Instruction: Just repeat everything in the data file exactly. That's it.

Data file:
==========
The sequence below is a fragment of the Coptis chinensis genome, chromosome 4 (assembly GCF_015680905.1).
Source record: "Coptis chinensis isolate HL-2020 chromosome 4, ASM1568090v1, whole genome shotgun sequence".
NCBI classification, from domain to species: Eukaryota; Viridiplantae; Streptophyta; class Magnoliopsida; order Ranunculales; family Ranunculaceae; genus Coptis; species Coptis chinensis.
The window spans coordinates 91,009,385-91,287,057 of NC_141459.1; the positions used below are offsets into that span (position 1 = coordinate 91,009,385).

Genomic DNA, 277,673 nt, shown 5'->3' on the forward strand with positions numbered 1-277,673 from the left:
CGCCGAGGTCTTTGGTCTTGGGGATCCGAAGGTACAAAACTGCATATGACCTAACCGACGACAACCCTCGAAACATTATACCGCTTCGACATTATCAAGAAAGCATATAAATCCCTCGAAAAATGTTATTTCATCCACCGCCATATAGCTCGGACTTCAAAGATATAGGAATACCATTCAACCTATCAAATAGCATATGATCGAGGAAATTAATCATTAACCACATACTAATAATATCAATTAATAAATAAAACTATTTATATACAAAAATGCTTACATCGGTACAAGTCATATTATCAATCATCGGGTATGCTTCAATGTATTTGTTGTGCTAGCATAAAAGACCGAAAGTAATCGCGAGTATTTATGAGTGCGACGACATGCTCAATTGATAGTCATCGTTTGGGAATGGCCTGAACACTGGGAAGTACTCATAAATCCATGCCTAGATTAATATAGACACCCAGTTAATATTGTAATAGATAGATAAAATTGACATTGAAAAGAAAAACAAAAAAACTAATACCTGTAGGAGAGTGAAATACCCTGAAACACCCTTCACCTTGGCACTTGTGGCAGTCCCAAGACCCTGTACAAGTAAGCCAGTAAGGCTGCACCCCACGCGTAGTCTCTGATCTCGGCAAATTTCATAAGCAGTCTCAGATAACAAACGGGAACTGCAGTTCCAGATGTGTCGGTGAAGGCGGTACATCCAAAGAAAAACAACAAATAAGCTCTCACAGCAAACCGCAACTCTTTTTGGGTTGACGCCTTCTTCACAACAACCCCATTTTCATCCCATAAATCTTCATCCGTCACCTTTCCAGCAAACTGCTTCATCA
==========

The sequence below is a fragment of the Coptis chinensis genome, chromosome 4 (assembly GCF_015680905.1).
Source record: "Coptis chinensis isolate HL-2020 chromosome 4, ASM1568090v1, whole genome shotgun sequence".
NCBI classification, from domain to species: Eukaryota; Viridiplantae; Streptophyta; class Magnoliopsida; order Ranunculales; family Ranunculaceae; genus Coptis; species Coptis chinensis.
The window spans coordinates 91,009,385-91,287,057 of NC_141459.1; the positions used below are offsets into that span (position 1 = coordinate 91,009,385).

Genomic DNA, 277,673 nt, shown 5'->3' on the forward strand with positions numbered 1-277,673 from the left:
CGCCGAGGTCTTTGGTCTTGGGGATCCGAAGGTACAAAACTGCATATGACCTAACCGACGACAACCCTCGAAACATTATACCGCTTCGACATTATCAAGAAAGCATATAAATCCCTCGAAAAATGTTATTTCATCCACCGCCATATAGCTCGGACTTCAAAGATATAGGAATACCATTCAACCTATCAAATAGCATATGATCGAGGAAATTAATCATTAACCACATACTAATAATATCAATTAATAAATAAAACTATTTATATACAAAAATGCTTACATCGGTACAAGTCATATTATCAATCATCGGGTATGCTTCAATGTATTTGTTGTGCTAGCATAAAAGACCGAAAGTAATCGCGAGTATTTATGAGTGCGACGACATGCTCAATTGATAGTCATCGTTTGGGAATGGCCTGAACACTGGGAAGTACTCATAAATCCATGCCTAGATTAATATAGACACCCAGTTAATATTGTAATAGATAGATAAAATTGACATTGAAAAGAAAAACAAAAAAACTAATACCTGTAGGAGAGTGAAATACCCTGAAACACCCTTCACCTTGGCACTTGTGGCAGTCCCAAGACCCTGTACAAGTAAGCCAGTAAGGCTGCACCCCACGCGTAGTCTCTGATCTCGGCAAATTTCATAAGCAGTCTCAGATAACAAACGGGAACTGCAGTTCCAGATGTGTCGGTGAAGGCGGTACATCCAAAGAAAAACAACAAATAAGCTCTCACAGCAAACCGCAACTCTTTTTGGGTTGACGCCTTCTTCACAACAACCCCATTTTCATCCCATAAATCTTCATCCGTCACCTTTCCAGCAAACTGCTTCATCA